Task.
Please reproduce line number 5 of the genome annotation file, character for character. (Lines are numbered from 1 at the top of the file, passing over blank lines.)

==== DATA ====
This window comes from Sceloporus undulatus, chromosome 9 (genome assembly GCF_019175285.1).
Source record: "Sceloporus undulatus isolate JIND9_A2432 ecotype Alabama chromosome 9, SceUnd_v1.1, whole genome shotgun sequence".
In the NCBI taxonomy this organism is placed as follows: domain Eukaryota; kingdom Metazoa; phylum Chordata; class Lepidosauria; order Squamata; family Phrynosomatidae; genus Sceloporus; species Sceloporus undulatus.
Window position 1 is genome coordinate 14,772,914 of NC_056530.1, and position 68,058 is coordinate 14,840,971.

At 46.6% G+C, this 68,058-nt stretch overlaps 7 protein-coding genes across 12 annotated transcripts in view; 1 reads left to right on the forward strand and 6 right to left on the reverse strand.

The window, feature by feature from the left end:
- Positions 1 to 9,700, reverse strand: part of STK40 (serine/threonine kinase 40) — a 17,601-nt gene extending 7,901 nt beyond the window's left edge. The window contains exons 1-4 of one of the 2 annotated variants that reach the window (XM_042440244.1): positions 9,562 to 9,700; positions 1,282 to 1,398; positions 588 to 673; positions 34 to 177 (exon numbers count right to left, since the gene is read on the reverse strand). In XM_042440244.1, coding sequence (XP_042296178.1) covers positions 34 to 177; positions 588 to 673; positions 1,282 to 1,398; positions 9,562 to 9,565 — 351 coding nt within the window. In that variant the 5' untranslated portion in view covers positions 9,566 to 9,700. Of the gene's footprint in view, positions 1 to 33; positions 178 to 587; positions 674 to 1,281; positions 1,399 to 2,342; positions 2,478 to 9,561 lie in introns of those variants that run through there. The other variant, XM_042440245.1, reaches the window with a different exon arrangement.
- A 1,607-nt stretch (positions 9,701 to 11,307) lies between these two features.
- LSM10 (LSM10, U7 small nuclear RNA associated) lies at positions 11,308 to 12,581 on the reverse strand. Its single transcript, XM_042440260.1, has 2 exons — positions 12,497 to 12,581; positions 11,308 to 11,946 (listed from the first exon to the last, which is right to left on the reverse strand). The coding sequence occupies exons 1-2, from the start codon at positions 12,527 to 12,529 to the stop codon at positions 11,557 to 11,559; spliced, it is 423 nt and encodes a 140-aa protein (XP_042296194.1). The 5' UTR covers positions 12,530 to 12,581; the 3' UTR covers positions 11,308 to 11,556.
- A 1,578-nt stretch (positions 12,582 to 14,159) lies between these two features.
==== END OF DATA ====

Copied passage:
At 46.6% G+C, this 68,058-nt stretch overlaps 7 protein-coding genes across 12 annotated transcripts in view; 1 reads left to right on the forward strand and 6 right to left on the reverse strand.